High cholesterol means you have too much of a fatty substance called cholesterol in your blood. It is important to make a distinction between the different types of cholesterol because they are not all inherently bad. Having too much of a particular type of cholesterol can spell serious problems.
The two main types of cholesterol found in your blood are LDL cholesterol and HDL cholesterol.
The former is branded the ‘bad’ cholesterol because it sticks to the inside of your artery walls and causes a build-up.
Eventually, this build-up can narrow your blood vessels, and, if they come blocked, it can cause a heart attack.
HDL cholesterol is known as the ‘good’ cholesterol because it counters this harmful process.
It picks up LDL cholesterol and transports it to your liver where it is flushed out; thereby reducing your risk of heart disease.
The key to staving off the risk of heart disease therefore lies in lowering LDL levels while raising HDL levels.
Certain dietary items have proven to be particularly effective at decreasing LDL cholesterol.
An analysis of 25 studies found snacking on nuts performed this vital function.
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In the study, published in JAMA, eating two to three servings of nuts per day decreased LDL cholesterol by an average of 10.2 mg/dl.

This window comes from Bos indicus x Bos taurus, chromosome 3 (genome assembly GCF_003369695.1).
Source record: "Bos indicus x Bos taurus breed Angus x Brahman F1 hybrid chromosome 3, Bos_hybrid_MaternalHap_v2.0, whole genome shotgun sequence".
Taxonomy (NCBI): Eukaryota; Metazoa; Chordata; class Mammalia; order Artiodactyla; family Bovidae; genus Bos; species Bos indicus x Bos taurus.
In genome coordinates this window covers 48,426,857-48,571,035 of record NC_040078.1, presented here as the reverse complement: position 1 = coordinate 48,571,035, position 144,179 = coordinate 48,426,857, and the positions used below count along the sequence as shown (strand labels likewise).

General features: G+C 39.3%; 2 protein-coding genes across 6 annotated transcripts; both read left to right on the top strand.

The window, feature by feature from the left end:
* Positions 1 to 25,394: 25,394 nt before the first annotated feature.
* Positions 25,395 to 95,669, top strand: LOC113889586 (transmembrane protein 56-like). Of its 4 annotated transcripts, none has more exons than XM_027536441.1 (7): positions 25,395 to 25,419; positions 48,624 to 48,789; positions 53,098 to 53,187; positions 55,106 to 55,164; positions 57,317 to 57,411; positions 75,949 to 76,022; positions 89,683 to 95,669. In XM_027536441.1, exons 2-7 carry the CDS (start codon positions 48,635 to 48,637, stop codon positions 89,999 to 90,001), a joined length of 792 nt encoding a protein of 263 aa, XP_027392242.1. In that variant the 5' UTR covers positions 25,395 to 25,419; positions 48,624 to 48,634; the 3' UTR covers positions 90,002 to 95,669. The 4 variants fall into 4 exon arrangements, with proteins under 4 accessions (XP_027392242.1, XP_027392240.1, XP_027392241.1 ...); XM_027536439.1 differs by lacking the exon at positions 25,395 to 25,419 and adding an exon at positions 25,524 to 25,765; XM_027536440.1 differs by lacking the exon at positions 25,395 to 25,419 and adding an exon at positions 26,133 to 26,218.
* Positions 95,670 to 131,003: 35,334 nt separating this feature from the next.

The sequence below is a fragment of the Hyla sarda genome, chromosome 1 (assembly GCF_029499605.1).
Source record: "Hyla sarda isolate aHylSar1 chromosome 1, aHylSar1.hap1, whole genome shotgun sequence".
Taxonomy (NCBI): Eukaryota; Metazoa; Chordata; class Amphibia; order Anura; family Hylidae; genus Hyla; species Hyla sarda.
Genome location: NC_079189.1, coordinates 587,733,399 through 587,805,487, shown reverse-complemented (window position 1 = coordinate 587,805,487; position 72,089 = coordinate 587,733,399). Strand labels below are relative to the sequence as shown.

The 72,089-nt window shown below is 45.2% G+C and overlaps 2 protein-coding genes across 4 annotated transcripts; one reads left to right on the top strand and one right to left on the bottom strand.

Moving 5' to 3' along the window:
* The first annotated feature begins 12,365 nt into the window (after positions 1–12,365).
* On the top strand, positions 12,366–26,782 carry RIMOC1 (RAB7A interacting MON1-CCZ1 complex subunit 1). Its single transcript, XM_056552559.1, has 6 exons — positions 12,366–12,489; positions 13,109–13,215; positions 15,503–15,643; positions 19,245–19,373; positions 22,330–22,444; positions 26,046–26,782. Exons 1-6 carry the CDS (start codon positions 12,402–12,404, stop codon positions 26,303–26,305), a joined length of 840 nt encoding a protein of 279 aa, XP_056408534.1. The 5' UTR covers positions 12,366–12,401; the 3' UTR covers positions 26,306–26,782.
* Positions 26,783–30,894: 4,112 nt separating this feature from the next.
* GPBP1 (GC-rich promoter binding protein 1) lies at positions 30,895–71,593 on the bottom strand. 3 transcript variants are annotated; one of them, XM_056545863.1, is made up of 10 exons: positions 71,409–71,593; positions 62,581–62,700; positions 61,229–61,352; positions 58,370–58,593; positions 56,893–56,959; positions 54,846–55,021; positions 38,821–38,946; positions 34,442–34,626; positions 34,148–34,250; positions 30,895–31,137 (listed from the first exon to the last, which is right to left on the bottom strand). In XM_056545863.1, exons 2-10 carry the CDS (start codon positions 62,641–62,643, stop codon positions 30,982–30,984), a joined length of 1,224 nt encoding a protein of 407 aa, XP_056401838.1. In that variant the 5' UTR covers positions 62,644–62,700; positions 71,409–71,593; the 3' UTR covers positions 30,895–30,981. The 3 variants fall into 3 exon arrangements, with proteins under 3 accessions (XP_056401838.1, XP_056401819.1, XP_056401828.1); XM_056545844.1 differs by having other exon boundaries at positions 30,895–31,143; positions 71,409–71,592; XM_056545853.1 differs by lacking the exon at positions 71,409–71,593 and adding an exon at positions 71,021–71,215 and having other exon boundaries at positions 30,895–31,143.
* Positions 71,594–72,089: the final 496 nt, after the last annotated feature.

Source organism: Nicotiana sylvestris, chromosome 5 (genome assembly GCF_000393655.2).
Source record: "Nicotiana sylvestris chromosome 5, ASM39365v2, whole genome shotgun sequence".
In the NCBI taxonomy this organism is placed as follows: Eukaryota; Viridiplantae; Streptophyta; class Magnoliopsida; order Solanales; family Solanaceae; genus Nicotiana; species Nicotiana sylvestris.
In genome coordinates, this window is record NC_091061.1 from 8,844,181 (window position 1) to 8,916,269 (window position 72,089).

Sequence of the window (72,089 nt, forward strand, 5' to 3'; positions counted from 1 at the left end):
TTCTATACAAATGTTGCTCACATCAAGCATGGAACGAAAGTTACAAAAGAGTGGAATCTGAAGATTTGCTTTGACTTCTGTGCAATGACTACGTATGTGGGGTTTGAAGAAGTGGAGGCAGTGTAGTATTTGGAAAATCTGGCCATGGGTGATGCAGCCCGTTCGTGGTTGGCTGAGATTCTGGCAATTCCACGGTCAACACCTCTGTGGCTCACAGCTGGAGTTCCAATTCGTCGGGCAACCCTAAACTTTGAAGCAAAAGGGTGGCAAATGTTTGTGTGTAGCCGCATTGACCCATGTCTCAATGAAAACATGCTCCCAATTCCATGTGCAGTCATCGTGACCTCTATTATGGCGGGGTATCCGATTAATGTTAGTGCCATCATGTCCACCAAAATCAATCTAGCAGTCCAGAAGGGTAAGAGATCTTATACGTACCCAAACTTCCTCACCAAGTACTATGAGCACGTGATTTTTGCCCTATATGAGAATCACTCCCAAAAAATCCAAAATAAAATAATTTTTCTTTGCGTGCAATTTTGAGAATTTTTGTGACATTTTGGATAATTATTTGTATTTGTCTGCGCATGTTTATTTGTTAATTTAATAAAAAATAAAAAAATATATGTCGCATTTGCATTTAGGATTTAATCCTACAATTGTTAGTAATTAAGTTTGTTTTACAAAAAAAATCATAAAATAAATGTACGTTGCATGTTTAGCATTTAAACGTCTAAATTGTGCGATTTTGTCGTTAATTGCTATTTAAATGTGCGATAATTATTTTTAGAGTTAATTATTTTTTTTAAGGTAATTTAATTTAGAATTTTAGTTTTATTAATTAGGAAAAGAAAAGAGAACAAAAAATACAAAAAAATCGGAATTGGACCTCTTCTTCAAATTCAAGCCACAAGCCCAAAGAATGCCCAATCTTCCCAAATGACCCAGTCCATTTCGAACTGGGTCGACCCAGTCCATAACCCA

The cholesterol-lowering effect is partly attributed to the phytosterols found in nuts.
These plant compounds are structurally similar to cholesterol and help lower cholesterol by blocking its absorption in your intestines.
What is the best nut for the job?
A number of nuts have been linked to improved cholesterol levels but almonds have been singled out.
A number of small studies have found that eating an almond-rich diet can reduce LDL cholesterol, total cholesterol and oxidised LDL cholesterol, which is particularly harmful to heart health.
General dietary tips
Nuts are a staple of the Mediterranean diet – a heart-healthy diet that has been shown to tackle cholesterol and other heart disease markers.
The Mediterranean diet is high in vegetables, fruits, legumes, nuts, beans, cereals, grains, fish and unsaturated fats such as olive oil.
It also usually includes a low intake of meat and dairy foods.
As cholesterol charity Heart UK explains, it’s rich in monounsaturated fats, which are good for the heart, such as olive oil and nuts.
It’s also a good source of omega 3 fatty acids from seafood, especially oily fish which are good for your heart health too, notes the health body.
You should compliment a healthy dietary plan with regular exercise to keep your cholesterol in check.
The NHS says to aim for at least 150 minutes (2.5 hours) of exercise a week.
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